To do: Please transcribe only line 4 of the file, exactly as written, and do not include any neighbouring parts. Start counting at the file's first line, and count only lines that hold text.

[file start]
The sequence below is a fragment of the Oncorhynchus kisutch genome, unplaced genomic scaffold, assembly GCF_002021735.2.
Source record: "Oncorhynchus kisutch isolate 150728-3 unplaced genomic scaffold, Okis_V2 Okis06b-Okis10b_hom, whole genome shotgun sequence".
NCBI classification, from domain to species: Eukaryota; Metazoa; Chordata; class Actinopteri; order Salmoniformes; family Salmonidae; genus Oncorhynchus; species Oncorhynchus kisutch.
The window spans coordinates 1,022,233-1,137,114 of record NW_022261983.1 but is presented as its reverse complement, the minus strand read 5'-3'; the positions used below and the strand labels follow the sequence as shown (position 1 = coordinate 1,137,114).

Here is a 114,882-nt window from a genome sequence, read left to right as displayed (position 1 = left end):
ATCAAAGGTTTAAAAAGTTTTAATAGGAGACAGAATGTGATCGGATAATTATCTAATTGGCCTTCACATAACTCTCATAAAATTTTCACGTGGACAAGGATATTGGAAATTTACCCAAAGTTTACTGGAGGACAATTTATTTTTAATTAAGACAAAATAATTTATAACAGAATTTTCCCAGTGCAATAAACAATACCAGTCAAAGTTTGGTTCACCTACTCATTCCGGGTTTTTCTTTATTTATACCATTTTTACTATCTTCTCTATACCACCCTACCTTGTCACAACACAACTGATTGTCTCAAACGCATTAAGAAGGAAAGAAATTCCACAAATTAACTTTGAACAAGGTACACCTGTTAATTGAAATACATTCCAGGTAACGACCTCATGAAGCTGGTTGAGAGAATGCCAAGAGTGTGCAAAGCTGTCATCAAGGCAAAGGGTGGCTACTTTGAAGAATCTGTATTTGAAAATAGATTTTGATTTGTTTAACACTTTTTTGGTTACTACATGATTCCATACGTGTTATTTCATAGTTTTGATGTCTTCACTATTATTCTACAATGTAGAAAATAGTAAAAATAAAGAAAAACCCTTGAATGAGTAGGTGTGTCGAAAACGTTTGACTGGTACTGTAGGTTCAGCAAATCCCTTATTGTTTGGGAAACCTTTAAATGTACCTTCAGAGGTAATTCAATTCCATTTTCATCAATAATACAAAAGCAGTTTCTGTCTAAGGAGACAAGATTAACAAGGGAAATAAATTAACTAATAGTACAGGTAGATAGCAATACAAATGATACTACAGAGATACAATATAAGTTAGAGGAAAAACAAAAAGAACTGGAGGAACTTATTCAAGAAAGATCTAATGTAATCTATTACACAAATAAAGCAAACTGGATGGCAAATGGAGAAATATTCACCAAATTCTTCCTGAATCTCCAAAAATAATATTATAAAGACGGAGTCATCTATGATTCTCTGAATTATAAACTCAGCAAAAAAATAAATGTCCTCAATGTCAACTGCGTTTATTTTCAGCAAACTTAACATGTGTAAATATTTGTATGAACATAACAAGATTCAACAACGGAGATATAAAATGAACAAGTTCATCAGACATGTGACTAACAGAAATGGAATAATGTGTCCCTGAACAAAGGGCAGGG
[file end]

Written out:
The window spans coordinates 1,022,233-1,137,114 of record NW_022261983.1 but is presented as its reverse complement, the minus strand read 5'-3'; the positions used below and the strand labels follow the sequence as shown (position 1 = coordinate 1,137,114).